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Korean Journal of Epidemiology 2001;23(2): 64-74.
Study on the External Causes of Mortality In Korea.
Rim Hak Kim, Chul Hyun Nam, Gui Hee Kim, Sung Woo Kim
Graduate School of Public Health Kyung San University,Korea. chnam@kyungsan.ac.kr
This study was conducted to analysis the trends and states of external auses of mortality in Korea from 1985 to 1998.
This study was based on data published in 1985-1998 from the annual report of cause of death statistics of National Statistical Office.
In the proportion of total death cases during 1985-1998, External causes of mortality was ranged from 11 percent to 15 percent. Death rate(per 100,000) of external causes of mortality(ECM) decreased recently from 85.7 in 1991 to 68.9 in 1998. Death rate of ECM in male was 2.6 times higher than that of female. Among total cases of ECM, the first leading cause of death was transport accidents. intentional self-harm was the second leading cause of death(26.8 percent in 1998). In trends of death rate(per 100,000) for ECM during 1885-1998, there were decreased for following causes of death; transport accidents, falls, accidental drowning and submersion, exposure to smoke, fire and flames, accidential poisoning by and exposure to noxious substances, Death rates of ententional self-harm and assault were increased during the periods. The age specific death rate increased with age for all ECM except for assault. The risk of death caused by ECM was higher in aged 65 and over than in ages 0-19 years among all ECM. The risk of death for male aged 65 and over were 6.9 times in transport accidents, 26 times in fall, 37 times in accidential poisoning by and exposure to noxious substances, and 18 times in intentional self-harm compared with 0-19 years. The risk of death for female aged 65 and over were 27 times in fall, 22 times in accidential poisoning by and exposure to noxious substances compared with 0-19 years. In seasonal variation of ECM cases for 1998. There was highest proportion in August(10.4 percent). The highest proportion by death seasion were winter(32.7 percent) in exposure to smoke, fire and flames, summer(27,7 percent) in fall, summer(52.4 percent) in accidental drowning and submersion, summer in 32.0 percent) in accidential poisoning by and exposure to noxious substances, spring(28.2 percent) in intentional self-harm, assault. and autumn(28.2 percent) in transport accidents.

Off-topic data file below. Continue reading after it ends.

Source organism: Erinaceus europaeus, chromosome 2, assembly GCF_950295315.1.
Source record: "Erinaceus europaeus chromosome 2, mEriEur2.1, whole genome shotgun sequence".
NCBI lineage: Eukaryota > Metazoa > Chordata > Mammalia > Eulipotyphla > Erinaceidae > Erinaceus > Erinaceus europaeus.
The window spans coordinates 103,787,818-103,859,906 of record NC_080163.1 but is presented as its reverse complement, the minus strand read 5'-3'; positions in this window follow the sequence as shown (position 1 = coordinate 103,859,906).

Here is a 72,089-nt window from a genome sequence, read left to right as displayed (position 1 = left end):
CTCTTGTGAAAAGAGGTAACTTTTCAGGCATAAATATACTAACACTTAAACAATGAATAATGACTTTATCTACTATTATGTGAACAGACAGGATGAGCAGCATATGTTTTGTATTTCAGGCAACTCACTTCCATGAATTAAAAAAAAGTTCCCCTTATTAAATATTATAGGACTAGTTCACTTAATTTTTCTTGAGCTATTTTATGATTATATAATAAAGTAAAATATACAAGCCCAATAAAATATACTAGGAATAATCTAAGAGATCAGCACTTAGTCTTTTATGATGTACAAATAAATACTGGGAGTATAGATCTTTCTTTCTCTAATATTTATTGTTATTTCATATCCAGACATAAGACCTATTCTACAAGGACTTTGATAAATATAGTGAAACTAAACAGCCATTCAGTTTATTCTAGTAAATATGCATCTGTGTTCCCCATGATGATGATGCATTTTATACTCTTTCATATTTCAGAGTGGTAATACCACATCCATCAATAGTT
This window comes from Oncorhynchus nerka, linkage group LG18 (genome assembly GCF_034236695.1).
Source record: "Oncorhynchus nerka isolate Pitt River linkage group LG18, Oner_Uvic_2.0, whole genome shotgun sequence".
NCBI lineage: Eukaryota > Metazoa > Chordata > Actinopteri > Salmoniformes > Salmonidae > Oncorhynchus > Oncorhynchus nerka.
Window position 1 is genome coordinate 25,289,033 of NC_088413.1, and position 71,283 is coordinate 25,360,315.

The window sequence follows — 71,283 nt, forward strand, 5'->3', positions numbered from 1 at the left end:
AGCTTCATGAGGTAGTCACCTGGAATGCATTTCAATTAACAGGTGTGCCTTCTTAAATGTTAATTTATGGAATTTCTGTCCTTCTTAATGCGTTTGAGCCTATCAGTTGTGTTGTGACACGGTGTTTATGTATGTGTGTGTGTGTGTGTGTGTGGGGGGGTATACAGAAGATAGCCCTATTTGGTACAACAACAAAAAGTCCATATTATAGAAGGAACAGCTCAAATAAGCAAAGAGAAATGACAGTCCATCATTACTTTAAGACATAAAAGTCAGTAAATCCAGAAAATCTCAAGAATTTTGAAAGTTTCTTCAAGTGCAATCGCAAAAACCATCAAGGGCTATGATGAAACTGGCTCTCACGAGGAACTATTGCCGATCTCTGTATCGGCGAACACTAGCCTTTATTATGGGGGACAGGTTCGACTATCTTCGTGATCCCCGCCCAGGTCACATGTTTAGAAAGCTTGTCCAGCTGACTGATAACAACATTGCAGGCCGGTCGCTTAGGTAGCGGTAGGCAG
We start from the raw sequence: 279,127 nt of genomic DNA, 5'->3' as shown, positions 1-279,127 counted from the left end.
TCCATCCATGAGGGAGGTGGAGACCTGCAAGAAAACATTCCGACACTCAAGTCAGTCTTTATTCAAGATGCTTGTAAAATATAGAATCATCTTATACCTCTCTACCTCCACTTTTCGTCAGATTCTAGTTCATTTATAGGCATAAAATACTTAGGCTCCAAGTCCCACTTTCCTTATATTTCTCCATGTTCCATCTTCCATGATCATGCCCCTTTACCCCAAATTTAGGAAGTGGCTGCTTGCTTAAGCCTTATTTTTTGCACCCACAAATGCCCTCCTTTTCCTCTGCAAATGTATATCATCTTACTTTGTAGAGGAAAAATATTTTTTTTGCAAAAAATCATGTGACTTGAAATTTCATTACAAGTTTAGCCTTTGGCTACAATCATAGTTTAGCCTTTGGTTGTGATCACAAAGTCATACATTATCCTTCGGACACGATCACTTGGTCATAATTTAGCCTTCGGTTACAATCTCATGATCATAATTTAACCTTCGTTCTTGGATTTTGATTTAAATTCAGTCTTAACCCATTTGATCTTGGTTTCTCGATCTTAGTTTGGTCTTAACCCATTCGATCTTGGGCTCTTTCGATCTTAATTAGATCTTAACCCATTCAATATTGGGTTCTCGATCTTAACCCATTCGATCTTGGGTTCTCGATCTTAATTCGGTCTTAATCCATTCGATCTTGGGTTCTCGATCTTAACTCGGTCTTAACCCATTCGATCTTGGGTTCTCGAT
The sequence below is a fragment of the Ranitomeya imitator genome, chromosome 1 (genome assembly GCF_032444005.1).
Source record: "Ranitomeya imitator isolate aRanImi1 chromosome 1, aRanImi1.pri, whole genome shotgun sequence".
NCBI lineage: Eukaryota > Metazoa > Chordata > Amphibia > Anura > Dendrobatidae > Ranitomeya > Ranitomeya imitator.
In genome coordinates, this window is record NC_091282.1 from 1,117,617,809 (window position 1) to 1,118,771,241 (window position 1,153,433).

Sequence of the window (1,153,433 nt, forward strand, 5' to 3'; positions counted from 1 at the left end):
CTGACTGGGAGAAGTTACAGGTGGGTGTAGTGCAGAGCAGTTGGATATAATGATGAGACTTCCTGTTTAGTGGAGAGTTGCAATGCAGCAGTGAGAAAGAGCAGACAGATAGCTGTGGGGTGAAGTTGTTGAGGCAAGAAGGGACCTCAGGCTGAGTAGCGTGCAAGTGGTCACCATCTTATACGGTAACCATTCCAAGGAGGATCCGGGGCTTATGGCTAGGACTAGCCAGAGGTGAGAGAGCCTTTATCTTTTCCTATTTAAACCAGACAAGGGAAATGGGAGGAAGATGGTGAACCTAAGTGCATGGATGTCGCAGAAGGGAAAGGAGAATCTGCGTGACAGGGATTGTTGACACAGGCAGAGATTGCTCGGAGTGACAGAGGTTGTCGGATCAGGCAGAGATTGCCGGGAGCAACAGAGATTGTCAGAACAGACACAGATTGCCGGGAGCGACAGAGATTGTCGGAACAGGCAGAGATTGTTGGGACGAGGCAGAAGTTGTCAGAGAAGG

Above results suggest that a preventive education program for safety accidents should be developed by considering gender and age of the objecties and seasons of the year.
Keywords: External cause of Death; Mortality


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